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In Brave New World, Aldous Huxley describes a world in which people are created in test tubes. People are genetically engineered and subsequently conditioned to have the particular characteristics needed to function according to their predetermined social caste.
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Society divides into five castes: alphas, betas, gammas, deltas and epsilons. Alphas do the highest order of thinking. They can abstract, strategize and plan. They run things. Betas are almost as intelligent as alphas, and their jobs are highly complex tasks that require fine motor skills, like making chemical mixtures. Gammas are bright enough to work with numbers and take dictation. They work in offices. Deltas are the truck drivers and maids who serve the upper castes. Epsilons are three feet tall and can't read or write. Their lot is factory work, doing menial and repetitive jobs.
What does this have to do with DevOps? Well, software has grown hyperspecialized as well.
Betas and repetitive task automation
Modern computing is broad and complex. In the past, technologies that kept bank accounts straight and airplane reservations in tact were amazing. Today, banking and air travel are just tiny slivers of an enormous application landscape. Software really is eating the world, and it's more complicated than ever. The amount of work required just to do little things is significant. As a result, we've become more specialized. It makes sense. No one person can know everything. No one person can do everything.
But there's a risk. As we become more specialized, we see less of the big picture. When our job is to get a specific something done, we start to do things by recipe. We lose creativity. This is OK as long as things are going well. But when misfortune strikes, we're up a tree. What good is being able to follow a recipe when we don't have the ingredients and have to whip up dinner with whatever we have lying around in the refrigerator?
There's a big difference between knowing how to do a process and knowing the reasoning behind the process. It's the difference between an alpha and a beta. In Huxley's world, betas do the extremely complex tasks, but they have no idea about the nature of the task or why it's performed. Alphas have the analytic skills. Alphas have the creativity. They can connect the dots. They see the big picture.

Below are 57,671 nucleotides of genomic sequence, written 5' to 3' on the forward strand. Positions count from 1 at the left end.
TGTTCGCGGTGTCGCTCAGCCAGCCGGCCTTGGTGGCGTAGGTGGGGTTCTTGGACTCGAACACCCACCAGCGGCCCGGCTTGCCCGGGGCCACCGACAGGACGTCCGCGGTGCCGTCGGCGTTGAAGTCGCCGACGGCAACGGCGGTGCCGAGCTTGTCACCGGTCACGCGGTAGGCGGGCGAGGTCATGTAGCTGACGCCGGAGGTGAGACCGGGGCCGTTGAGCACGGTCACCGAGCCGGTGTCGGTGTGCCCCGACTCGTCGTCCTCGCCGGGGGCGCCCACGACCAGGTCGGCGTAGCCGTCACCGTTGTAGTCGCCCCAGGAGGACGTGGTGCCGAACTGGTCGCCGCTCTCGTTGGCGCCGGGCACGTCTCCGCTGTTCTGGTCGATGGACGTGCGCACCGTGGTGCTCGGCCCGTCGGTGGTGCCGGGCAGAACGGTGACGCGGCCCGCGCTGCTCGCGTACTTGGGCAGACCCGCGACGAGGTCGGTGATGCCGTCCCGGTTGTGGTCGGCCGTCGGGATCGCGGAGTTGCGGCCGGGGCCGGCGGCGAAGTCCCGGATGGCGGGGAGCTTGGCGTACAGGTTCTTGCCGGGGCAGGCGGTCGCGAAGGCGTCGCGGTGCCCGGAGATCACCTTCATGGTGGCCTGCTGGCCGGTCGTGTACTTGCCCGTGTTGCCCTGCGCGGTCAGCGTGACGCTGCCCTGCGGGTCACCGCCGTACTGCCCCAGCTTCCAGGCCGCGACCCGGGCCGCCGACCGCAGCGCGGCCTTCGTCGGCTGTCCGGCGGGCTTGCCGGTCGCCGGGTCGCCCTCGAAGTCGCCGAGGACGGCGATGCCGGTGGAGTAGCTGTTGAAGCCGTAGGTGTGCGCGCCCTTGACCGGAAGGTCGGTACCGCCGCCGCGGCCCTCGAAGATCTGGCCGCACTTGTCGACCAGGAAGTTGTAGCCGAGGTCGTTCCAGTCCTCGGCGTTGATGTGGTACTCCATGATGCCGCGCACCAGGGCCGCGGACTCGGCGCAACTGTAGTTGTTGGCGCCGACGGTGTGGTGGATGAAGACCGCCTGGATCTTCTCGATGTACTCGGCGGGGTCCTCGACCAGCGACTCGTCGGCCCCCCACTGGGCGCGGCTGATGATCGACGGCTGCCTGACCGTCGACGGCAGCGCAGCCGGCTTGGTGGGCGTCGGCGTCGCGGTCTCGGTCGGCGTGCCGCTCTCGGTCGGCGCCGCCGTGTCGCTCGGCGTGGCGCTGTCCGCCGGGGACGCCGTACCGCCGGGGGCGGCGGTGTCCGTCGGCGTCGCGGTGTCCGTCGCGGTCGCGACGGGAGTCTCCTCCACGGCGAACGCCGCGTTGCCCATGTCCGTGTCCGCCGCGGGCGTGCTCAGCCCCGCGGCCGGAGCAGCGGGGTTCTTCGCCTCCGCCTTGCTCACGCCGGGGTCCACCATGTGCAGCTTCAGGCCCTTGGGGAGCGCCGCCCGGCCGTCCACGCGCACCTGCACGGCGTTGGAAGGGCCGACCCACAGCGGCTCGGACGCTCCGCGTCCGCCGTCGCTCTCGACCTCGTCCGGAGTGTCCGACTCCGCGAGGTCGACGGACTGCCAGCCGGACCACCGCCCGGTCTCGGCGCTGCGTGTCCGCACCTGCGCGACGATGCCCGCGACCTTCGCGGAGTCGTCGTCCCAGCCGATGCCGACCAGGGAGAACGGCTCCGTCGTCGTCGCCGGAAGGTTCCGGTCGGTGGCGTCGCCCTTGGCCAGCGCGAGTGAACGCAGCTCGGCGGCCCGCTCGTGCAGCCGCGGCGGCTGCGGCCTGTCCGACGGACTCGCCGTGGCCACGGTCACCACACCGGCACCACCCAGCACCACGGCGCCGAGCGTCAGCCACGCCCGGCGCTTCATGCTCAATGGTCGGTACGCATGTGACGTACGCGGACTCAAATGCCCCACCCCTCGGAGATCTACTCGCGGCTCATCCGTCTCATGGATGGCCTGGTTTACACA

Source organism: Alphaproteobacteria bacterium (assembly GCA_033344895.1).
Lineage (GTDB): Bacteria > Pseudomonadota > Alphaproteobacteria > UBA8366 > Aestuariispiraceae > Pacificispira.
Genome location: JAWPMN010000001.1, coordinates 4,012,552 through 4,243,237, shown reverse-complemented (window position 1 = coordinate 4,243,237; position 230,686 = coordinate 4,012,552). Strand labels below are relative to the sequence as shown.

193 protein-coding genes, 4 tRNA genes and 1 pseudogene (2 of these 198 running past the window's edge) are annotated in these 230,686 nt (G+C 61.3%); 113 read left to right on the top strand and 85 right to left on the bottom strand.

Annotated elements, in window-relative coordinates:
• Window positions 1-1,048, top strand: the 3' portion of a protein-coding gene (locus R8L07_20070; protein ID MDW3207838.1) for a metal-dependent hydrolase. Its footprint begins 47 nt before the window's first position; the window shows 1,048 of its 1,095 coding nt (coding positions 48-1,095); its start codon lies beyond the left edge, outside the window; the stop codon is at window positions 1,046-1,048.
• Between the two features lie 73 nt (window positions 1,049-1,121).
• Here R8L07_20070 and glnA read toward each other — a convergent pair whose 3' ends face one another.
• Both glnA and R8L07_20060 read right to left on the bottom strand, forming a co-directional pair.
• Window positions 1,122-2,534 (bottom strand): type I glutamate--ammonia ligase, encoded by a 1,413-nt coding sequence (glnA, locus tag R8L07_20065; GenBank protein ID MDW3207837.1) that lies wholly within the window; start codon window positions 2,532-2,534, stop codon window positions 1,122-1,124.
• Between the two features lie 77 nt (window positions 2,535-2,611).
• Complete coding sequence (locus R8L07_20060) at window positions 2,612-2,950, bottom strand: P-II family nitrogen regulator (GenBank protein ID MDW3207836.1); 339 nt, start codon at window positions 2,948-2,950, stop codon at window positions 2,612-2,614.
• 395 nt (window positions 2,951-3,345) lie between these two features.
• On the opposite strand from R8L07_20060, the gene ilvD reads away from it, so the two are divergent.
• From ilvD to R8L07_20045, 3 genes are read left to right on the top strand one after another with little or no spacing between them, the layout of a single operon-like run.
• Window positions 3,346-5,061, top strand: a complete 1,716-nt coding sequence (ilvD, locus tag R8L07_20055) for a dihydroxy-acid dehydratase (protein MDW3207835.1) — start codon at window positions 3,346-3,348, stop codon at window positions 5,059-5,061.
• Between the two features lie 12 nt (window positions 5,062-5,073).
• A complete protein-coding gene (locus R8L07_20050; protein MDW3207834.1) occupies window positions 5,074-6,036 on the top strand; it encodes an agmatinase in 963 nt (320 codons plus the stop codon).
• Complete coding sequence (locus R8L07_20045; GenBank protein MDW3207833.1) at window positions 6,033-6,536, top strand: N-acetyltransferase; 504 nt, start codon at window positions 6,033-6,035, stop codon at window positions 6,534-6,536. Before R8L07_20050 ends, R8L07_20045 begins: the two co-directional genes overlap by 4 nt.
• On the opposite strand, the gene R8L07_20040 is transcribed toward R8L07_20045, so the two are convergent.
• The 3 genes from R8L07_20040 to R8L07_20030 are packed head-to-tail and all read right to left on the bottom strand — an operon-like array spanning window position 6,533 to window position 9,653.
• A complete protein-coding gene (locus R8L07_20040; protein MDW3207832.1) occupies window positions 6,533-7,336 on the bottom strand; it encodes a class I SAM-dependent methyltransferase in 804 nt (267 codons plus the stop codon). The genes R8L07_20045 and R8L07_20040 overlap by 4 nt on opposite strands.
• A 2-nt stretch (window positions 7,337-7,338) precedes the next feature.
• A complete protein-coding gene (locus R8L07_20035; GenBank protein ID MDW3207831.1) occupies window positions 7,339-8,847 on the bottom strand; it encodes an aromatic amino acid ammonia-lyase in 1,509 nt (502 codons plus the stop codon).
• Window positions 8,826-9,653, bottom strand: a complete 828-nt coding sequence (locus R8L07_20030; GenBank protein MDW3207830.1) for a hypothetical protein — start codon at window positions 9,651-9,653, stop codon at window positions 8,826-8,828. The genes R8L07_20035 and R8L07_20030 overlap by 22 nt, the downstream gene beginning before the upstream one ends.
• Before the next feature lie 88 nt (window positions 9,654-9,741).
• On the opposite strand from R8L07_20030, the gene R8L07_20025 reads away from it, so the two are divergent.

Specialization is inevitable and useful, particularly in DevOps. Yet, with such segmentation comes the risk of creating operational castes -- those who get the big picture and those who follow the recipes. It's sad to say, but many of us in DevOps spend a lot of time executing recipes for repetitive task automation, not out of choice, but out of necessity. More often than not, we're under the gun to "get it done."
Much of DevOps is about knowing which metaphorical dials to turn and configuration values to set. Our world is full of machine management, repetitive task automation, environment provisioning and script automation at web scale. That's a lot to keep track of, and, given business pressures, it's easier to just follow the script.
We'll always need alphas
Given current trends, repetitive task automation will take over. Machine automation will soon be doing more, if not all, beta work. It's for the best. The work will be more consistent and cheaper.
However, there'll still be need for those who can analyze situations, solve existing problems and create new things. In other words, we'll need alphas.
So, don't be a beta. Even though many of us do beta work in order to keep the fridge full and the kids happy, all the redundant, predictable work will be automated in the future. The world won't need betas. It'll need alphas.
So, if you find yourself in a day full of monitoring deployments or editing integration tests, give yourself a break. Go home and make yourself a batch of cookies from scratch without the aid of a recipe or mix. If the cookies come out to your liking, enjoy them. If not, try again. At some point you will get it right. Then, sit back and enjoy being an alpha.
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